Georgetown, Maine

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{land, century, early}
{town, population, incorporate}
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{island, water, area}
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{village, small, smallsup}

Georgetown is a town in Sagadahoc County, Maine, United States. The population was 1,020 at the 2000 census. Home to Reid State Park, the town is part of the PortlandSouth PortlandBiddeford, Maine Metropolitan Statistical Area. Located on an island accessible by car from the mainland, Georgetown includes the villages of Five Islands, Georgetown, Bay Point, Marrtown, West Georgetown and Robinhood. It is a popular tourist destination.



Abenaki Indians called the island Erascohegan, meaning "good spear-fishing." John Parker, a fisherman from Bedfordshire, England, purchased it in 1649 from Chief Mowhotiwormet, commonly known as Chief Robinhood, for a hogshead of rum and some pumpkins. Parker built the first permanent homestead on what eventually became known as Parker's Island. [1]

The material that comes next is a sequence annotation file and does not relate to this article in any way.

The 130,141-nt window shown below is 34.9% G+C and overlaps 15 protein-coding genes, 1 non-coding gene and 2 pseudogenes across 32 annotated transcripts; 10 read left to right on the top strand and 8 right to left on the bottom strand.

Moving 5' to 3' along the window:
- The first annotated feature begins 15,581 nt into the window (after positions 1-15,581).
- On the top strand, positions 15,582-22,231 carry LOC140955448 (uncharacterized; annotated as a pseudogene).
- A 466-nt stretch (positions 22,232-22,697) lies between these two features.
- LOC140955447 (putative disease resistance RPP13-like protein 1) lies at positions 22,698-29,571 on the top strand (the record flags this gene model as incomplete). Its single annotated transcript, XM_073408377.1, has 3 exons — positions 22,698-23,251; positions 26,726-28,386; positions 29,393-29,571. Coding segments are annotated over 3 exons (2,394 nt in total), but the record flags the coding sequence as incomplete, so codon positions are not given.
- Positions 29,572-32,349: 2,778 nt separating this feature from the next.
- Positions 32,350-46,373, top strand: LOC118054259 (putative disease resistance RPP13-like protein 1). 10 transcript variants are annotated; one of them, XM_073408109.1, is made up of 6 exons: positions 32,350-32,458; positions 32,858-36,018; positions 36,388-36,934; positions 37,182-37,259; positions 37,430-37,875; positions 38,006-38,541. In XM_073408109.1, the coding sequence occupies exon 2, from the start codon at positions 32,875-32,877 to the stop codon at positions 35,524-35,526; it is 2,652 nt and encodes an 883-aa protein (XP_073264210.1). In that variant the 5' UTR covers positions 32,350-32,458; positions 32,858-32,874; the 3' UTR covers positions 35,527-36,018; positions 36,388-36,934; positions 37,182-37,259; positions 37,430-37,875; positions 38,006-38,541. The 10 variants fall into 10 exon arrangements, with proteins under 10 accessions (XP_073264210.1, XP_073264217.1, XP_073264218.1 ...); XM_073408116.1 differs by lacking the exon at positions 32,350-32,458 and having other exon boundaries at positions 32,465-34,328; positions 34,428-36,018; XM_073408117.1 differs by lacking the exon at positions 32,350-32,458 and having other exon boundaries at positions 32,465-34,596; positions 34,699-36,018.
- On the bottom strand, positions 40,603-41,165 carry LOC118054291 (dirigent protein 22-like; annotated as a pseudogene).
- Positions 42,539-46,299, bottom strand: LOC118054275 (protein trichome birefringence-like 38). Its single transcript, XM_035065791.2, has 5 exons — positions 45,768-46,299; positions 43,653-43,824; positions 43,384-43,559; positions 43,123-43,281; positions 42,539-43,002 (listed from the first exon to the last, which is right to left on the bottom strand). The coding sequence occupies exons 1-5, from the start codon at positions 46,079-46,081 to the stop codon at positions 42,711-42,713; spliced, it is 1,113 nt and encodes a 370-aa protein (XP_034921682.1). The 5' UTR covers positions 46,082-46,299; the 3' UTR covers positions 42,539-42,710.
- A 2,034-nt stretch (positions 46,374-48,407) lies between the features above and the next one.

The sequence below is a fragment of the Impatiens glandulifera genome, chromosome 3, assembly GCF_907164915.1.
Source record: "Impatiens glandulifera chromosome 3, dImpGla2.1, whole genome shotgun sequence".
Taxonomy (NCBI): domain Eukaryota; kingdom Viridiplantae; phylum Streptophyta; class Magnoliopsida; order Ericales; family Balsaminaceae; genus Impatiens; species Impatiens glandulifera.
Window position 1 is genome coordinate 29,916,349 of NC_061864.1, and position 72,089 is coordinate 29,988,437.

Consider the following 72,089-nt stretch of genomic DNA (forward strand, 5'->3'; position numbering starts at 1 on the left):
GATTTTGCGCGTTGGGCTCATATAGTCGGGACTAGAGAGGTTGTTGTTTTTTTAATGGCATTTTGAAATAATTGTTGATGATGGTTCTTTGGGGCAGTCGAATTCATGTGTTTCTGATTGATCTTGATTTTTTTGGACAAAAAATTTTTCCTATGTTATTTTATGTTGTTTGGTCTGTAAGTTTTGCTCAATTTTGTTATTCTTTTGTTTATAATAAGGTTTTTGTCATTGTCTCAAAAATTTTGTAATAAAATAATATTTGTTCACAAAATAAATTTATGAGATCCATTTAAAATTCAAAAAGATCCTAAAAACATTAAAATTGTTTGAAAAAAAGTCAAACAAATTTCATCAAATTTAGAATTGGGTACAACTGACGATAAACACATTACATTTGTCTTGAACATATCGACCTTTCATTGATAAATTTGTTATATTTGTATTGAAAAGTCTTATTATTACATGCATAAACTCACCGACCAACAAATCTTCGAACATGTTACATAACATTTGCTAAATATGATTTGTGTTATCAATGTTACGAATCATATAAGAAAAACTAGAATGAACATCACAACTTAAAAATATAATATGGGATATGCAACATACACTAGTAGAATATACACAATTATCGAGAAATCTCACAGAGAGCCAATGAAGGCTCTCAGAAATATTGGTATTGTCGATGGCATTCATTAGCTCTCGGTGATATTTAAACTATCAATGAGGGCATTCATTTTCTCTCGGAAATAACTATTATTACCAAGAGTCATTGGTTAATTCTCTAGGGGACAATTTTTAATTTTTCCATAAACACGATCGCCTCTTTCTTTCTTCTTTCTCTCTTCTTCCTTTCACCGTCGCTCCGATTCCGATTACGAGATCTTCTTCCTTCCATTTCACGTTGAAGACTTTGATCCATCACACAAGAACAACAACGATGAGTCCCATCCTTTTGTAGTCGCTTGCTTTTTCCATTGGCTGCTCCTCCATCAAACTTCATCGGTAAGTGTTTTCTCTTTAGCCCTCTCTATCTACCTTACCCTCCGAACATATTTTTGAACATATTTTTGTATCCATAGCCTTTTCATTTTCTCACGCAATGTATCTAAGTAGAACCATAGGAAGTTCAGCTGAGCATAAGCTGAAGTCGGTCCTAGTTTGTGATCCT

The Kennebec River valley was attacked and burned in 1676 during King Philip's War, then again in 1689 at the outset of King William's War, and was not resettled until after the 1713 Treaty of Portsmouth. The town of Newtown-on-Arrowsic was rebuilt in 1714 on the southern end of Arrowsic Island, which was incorporated in 1716 by the Massachusetts General Court as Georgetown-on-Arrowsic, named for Fort St. George. The town's boundaries were extended to encompass Parker's Island, Woolwich, Phippsburg and Bath (which included West Bath). Abandoned during Dummer's War and beleaguered during the French and Indian Wars, the region resettled slowly in the 1750s until peace was assured with the 1759 Fall of Quebec. [2]

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